By Mark Fike
Now that the hunting season is over for most of the country, many of us are taking a short break but already starting to miss picking up the gun and going out for a good hunt. While wild birds may no longer be fair game, preserve raised birds are still an option.
In some parts of our country, there are game preserves that offer hunting for pheasant, chukar or even quail. While the conditions at a preserve can vary and some are not quite as “wild” as wild birds truly are, preserves are a great place to accomplish a lot of things to include extending your hunting season.
A game preserve will pretty much guarantee you will at least see some birds. While many of our states are at historic lows on quail numbers, this option at least gets your dog some work even if it is not at the same level they might have to work to find a wild covey of quail.
Working your dog is a good thing and it keeps your dog tuned up. While hunting a game preserve, hunters have the option to address shortcomings they witnessed during the season. Having an environment that is easier to maneuver in while working your dog will assist your endeavors to smooth out problems.
When looking for a game preserve to hunt, scour the classified ads of your state or regional outdoor pub. Many of these operations advertise in such places. Once you find an ad, begin doing your homework before you agree to go hunt the place.
The first thing I would do is get a list compiled of at least three game preserves within reasonable driving distance. Second, I would note their price. Prices for hunts vary a lot and depend on the hunt being unguided or guided. Then the price varies depending on how many and what type of birds are offered.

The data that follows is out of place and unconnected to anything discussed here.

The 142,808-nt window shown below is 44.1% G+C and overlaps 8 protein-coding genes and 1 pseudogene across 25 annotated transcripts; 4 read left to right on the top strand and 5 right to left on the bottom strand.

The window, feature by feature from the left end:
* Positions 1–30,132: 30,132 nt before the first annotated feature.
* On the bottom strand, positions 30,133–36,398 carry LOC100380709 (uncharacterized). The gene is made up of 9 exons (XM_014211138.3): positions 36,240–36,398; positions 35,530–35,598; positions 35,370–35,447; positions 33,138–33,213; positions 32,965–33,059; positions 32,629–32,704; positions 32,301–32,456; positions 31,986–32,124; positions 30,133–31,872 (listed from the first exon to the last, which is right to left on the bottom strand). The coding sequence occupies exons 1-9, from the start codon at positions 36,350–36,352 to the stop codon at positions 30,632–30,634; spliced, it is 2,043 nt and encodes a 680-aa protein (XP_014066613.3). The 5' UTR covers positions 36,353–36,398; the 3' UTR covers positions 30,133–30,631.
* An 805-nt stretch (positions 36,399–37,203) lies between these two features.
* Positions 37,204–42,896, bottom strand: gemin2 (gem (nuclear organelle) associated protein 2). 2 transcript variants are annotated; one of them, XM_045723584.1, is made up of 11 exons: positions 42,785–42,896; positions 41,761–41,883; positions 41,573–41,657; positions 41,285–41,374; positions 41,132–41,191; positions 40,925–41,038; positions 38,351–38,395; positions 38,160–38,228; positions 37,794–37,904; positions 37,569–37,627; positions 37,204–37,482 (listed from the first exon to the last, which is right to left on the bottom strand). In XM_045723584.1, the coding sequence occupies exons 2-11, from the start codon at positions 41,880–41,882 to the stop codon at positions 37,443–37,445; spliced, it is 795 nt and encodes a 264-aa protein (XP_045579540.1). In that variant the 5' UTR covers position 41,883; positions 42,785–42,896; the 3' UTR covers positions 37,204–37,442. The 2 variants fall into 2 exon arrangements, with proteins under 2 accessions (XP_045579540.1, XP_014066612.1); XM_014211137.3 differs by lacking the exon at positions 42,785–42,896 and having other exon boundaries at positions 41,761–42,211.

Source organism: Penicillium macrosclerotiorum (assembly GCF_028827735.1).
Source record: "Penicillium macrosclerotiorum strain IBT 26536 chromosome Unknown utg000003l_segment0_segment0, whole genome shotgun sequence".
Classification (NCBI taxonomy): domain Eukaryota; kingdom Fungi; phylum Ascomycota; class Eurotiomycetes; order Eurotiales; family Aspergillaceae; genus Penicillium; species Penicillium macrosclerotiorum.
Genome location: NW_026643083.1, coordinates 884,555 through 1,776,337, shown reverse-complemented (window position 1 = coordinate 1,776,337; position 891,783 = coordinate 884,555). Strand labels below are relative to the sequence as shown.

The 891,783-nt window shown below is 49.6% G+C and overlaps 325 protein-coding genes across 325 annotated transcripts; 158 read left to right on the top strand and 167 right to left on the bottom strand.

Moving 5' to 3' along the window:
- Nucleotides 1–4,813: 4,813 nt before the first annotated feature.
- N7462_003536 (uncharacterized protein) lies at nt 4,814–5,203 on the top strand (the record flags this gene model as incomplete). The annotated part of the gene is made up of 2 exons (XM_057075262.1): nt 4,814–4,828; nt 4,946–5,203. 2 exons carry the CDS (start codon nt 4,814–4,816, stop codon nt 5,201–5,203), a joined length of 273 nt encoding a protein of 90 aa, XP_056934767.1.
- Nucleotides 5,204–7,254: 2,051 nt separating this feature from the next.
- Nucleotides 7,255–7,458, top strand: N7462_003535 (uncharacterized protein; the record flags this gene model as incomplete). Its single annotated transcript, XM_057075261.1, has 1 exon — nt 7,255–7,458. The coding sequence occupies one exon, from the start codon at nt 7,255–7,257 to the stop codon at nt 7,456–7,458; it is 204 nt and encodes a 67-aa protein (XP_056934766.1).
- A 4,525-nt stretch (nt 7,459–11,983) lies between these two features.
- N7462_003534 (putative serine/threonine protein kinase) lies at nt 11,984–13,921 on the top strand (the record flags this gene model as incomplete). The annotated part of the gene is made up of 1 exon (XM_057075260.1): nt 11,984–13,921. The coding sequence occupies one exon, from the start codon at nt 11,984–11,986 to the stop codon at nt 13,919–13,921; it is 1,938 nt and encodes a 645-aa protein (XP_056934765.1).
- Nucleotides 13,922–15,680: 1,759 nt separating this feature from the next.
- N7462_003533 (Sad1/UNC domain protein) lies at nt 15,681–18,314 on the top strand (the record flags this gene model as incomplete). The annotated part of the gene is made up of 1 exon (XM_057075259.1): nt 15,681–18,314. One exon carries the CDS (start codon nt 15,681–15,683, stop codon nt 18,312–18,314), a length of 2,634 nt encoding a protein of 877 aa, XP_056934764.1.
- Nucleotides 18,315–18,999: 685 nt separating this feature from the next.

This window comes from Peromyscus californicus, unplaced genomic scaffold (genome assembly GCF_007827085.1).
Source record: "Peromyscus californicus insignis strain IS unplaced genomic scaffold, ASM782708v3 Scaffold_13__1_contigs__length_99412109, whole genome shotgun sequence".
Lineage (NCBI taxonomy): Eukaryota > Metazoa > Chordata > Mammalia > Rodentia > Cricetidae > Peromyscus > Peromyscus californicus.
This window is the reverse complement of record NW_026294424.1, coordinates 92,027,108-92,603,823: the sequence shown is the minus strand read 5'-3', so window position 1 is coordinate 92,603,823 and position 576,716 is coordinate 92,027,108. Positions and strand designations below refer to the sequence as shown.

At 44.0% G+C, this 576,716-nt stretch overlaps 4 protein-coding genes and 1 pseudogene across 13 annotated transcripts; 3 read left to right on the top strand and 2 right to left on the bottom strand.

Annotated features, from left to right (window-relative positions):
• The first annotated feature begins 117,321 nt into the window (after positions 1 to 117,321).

Game preserves buy and then raise, at least temporarily, the birds in long flight pens. They are regulated and licensed. Don’t be afraid to call the preserve and speak to the preserve manager. Ask them how long they keep the birds penned before they are put out. This will tell you how fast they go through birds.
The faster they go through birds, the better their business is and that will tell you how good they are. Be direct and ask what kind of cover they have planted, what condition it is now in since it is late winter and how many acres you will have to hunt while there.
Typically cover is planted fields with some hedgerows and edges. Having one field to hunt is not nearly as good as having a few fields to hunt. If the place is packing in hunters and cramming you into small fields, that is not a quality hunt.
With this in mind, it may be better to try to take a day off midweek to go hunt when the preserve may have less clients and be willing to spread you out a bit.
Another consideration is to ask if you can continue working your dog after your dog points and flushes your allotted birds you paid for. For instance, if you pay for 5 pheasants to be put out in the field before your arrival and your dog is a whiz and points them in two hours but your hunt window is four hours, can you hunt another two hours?
I say this because it is very possible previous hunters haven’t shot all their birds. I have gotten several bonus birds in the past this way. Even finding one or two more birds and getting the dog extra work is a good thing. Having a heavy bag at the end of the hunt does not hurt either.
If this is a possibility, consider taking a Monday off and going hunting. Most people go hunt on the weekend. Leftover birds are more likely to be on the property the day or two after that. Once the foxes and hawks get in line to get their meals—and trust me, they are constantly hunting preserves too—the bird population goes down quickly. Most leftover birds don’t last a week for one reason or another.
Last, hunting a game preserve is a great way to enjoy a family or friends day out. Introduce a young person or new hunter to our sport in an environment where the possibility of at least seeing something to shoot at is nearly guaranteed.
With the rest of February and March still yet to come, hunting a game preserve is a fun option to finish up the winter and take us up to spring gobbler season.